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New data concluded that there is more than one species of manta ray, and scientists are busy collecting information on their behaviors, markings and populations.

The Georgia Aquarium recently funded an aerial surveying research project on manta rays, a study that took place over a six-week time period.

But why collect this data on manta rays? Timothy J. Mullican, DVM, Vice President of Zoological Operations of the Georgia Aquarium shared with me, “It’s for a basic survey of the population of mantas on the east coast of Florida… Counting the number of mantas seen on a predetermined flight path that is repeated at regular intervals will allow researchers to draw some basic conclusions about the population of mantas present during a specific time of the year. Photographs were taken of each manta because a recently published research paper concluded that the giant manta may not all be one species (the current thought) but may actually be divided into three separate species that are distinguishable by the white markings on their backs. This is important for conservationists because different species may have different habits when it comes to breeding, where they are geographically located, where they give birth and what they eat. We are also interested in whether the mantas are migrating through the area, are part of a permanent population, or maybe some migrate and some are permanent. Publishing this information in a scientific journal will add to the body of knowledge about mantas and will hopefully help other scientists to perform further research the wild populations.”

Although the initial project has since completed, each post-project aerial study is an effort to build on the data of this general manta ray population study. Future projects are still pending, due to funding and State of Florida permits.

So a few weeks ago, I joined pilot Joy Hampp, Project Coordinator with the Marineland Right Whale Project, for a post-project aerial survey of wild manta rays off the coast of St. Augustine, Florida. We flew in the two-person AirCam (affectionately referred to by the team as a Flying Canoe). It was my first time flying in such a unique aircraft – below, a glimpse of our preparations in the hangar and take-off on the grass runway.

Joy and I traveled at about a thousand feet for most of the survey, moving at approximately 60 miles per hour, on a journey that I would liken to a flying motorcycle ride.

After take-off, we flew 15 miles to the shoreline. The flight pattern was as follows: we started at the beach to get to our first line, as we had three pre-determined flight paths of travel, the first being going north on the half-mile line, then south on the mile-and-a-half line, and finally finishing the survey at the two-and-a-half mile point.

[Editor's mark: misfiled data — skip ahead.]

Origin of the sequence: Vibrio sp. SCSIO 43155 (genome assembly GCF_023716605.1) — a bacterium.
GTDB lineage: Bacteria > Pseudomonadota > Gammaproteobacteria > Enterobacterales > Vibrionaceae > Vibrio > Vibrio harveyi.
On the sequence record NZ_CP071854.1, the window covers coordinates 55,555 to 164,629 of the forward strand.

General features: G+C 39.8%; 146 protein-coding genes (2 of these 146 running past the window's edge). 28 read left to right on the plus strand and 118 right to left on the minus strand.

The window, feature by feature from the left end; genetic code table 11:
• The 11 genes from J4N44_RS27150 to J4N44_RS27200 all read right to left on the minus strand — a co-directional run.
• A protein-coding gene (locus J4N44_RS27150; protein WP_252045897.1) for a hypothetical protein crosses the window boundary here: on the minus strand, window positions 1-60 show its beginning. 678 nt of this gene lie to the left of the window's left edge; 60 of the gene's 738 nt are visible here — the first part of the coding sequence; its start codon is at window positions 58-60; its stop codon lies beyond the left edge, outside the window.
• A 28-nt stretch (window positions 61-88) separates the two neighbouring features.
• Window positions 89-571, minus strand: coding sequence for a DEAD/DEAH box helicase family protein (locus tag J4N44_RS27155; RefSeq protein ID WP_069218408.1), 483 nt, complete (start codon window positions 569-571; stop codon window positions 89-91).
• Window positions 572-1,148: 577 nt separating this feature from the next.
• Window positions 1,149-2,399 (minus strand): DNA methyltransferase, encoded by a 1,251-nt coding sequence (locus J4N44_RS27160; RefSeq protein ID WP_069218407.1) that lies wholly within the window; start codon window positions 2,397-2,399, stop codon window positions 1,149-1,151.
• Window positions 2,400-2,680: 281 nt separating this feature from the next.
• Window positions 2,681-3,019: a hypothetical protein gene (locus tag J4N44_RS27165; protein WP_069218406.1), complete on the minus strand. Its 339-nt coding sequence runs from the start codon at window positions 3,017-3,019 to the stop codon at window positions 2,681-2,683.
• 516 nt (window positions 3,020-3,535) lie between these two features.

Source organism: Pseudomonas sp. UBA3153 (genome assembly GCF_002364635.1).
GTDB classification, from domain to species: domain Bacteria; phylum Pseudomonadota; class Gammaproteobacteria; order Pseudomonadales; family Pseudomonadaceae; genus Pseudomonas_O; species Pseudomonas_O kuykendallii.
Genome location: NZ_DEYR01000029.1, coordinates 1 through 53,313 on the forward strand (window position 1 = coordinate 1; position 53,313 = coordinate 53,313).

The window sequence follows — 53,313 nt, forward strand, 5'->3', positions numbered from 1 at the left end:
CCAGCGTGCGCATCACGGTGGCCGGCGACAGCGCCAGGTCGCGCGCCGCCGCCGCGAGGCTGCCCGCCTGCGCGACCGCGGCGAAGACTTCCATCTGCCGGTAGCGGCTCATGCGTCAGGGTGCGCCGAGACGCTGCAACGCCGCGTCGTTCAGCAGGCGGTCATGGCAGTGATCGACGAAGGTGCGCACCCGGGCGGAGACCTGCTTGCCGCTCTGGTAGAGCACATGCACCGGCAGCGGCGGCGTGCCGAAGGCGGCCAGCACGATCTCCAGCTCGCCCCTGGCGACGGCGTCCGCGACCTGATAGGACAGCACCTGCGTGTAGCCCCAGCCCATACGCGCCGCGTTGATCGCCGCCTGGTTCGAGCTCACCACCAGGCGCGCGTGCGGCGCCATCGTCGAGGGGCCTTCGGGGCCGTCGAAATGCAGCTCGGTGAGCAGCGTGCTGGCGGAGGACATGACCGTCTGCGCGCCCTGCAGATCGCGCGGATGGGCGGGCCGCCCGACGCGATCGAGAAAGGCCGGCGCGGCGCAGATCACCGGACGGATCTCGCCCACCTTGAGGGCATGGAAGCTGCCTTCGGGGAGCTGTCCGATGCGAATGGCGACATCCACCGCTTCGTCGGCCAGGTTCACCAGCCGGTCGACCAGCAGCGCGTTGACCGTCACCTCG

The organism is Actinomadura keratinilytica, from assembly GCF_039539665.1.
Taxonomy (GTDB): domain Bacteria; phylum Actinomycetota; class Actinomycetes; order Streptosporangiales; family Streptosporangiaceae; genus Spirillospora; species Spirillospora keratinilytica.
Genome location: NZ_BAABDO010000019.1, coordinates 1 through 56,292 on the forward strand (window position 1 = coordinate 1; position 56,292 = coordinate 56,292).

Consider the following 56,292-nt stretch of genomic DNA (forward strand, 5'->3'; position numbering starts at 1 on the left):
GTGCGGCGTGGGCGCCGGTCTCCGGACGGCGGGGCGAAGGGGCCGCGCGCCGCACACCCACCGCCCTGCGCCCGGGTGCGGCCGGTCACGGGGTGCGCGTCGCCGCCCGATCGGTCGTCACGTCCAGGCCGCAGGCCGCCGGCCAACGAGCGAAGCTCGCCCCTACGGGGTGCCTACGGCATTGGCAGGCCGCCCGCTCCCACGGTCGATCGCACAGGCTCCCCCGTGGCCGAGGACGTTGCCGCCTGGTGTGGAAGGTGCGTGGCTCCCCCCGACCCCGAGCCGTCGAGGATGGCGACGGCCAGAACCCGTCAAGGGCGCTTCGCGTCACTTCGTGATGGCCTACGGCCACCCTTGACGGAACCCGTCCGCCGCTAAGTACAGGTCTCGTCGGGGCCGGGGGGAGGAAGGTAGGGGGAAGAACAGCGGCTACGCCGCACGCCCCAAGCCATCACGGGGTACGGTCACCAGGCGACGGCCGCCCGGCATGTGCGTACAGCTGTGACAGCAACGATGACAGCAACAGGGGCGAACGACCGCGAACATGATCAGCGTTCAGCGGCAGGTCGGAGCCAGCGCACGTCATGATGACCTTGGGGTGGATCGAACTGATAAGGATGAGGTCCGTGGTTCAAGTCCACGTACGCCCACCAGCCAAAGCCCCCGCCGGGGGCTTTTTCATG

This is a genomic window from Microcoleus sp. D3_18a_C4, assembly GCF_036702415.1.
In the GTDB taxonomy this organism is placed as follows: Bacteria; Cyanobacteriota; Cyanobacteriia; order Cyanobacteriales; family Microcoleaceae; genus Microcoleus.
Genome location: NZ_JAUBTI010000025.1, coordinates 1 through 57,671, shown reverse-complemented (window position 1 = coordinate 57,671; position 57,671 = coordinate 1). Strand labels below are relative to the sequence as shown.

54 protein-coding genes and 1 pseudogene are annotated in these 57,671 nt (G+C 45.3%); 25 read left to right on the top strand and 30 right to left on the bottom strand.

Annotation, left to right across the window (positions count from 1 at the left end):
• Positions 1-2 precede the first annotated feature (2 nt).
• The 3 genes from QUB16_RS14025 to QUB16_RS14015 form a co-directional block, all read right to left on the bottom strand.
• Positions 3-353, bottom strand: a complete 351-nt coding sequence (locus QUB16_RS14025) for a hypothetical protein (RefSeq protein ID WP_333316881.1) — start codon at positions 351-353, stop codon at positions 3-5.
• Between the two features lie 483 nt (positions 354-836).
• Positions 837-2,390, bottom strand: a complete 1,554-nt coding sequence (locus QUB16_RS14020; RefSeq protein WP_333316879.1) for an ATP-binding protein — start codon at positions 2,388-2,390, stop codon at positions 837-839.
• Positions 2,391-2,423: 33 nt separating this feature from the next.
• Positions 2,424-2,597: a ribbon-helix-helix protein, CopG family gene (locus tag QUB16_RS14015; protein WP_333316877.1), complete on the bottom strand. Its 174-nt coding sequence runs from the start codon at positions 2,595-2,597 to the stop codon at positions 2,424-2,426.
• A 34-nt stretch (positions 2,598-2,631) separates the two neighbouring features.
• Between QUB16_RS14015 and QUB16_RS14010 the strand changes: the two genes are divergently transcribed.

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While Joy navigated us over the water on a sunny afternoon, I photographed the manta rays with a Canon 50-D digital camera, 100-400 mm image stabilized lens and polarizing filter.

blog post photoAdditionally, I documented pre-determined parameters on a data-collection chart that was strapped to my thigh.

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We were interested in recording whether the manta rays were swimming solo or in groups (and how many were together at the time) and their specific direction of travel. Waypoints for specific location pinpointing was noted. I attempted to photograph each manta ray and number the memory card end frame in an effort to document their individual markings. Manta rays are massive creatures, as each adult averages a “wing span” of 13 feet and can weigh several hundred (or even thousand!) pounds. Their markings are surprisingly varied in pattern and shade, and their behaviors – from jumping to surface swimming to disappearing to the depths – are no less fascinating.

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The information we compiled on this aerial survey had a random quality about it – there were manta rays swimming alone, or in groups of three to six individuals, near boats or accompanied by fish. As a general report, the highest number of manta rays were spotted within a half-mile from the shoreline. And it seemed that they swam in all different directions, with little rhyme or reason to their path. But the ultimate goal of such a research project is to draw conclusions from multiple observations on a pre-set flight plan, helping to build knowledge on the manta rays living at this particular region during this specific season.

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Normally this survey flight pattern would have ended at St. Augustine Pier, returning over the beach to close the circle back to the hangar. But building thunderstorm clouds to the west and another on the shoreline gave Joy enough concern for us to return home at this point. The total length we spanned on each line was approximately 25 miles before each turn.

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Over the course of our three-hour aerial survey, Joy and I spotted, photographed and collected data on 90 manta rays. Through this type of visual documentation, researchers are hoping to learn more about wild manta ray populations and even answer perhaps the most simple of all questions, “Is there more than one manta ray species living off the coast of Florida?”

Photo Credits: Jodi Kendall